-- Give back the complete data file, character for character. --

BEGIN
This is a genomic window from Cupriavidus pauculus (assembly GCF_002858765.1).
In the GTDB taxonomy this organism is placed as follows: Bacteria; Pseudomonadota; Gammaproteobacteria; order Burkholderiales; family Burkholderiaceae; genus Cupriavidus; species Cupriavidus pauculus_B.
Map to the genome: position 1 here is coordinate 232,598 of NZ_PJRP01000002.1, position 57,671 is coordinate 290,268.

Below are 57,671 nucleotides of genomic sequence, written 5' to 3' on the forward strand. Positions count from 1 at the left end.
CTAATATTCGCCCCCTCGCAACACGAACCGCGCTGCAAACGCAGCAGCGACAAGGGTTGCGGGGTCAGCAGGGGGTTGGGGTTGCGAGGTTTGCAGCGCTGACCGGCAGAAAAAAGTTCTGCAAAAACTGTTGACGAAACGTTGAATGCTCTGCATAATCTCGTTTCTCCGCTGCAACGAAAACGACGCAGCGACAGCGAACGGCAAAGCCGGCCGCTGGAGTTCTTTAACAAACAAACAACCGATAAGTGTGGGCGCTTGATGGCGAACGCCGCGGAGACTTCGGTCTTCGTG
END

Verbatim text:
This is a genomic window from Cupriavidus pauculus (assembly GCF_002858765.1).
In the GTDB taxonomy this organism is placed as follows: Bacteria; Pseudomonadota; Gammaproteobacteria; order Burkholderiales; family Burkholderiaceae; genus Cupriavidus; species Cupriavidus pauculus_B.
Map to the genome: position 1 here is coordinate 232,598 of NZ_PJRP01000002.1, position 57,671 is coordinate 290,268.

Below are 57,671 nucleotides of genomic sequence, written 5' to 3' on the forward strand. Positions count from 1 at the left end.
CTAATATTCGCCCCCTCGCAACACGAACCGCGCTGCAAACGCAGCAGCGACAAGGGTTGCGGGGTCAGCAGGGGGTTGGGGTTGCGAGGTTTGCAGCGCTGACCGGCAGAAAAAAGTTCTGCAAAAACTGTTGACGAAACGTTGAATGCTCTGCATAATCTCGTTTCTCCGCTGCAACGAAAACGACGCAGCGACAGCGAACGGCAAAGCCGGCCGCTGGAGTTCTTTAACAAACAAACAACCGATAAGTGTGGGCGCTTGATGGCGAACGCCGCGGAGACTTCGGTCTTCGTG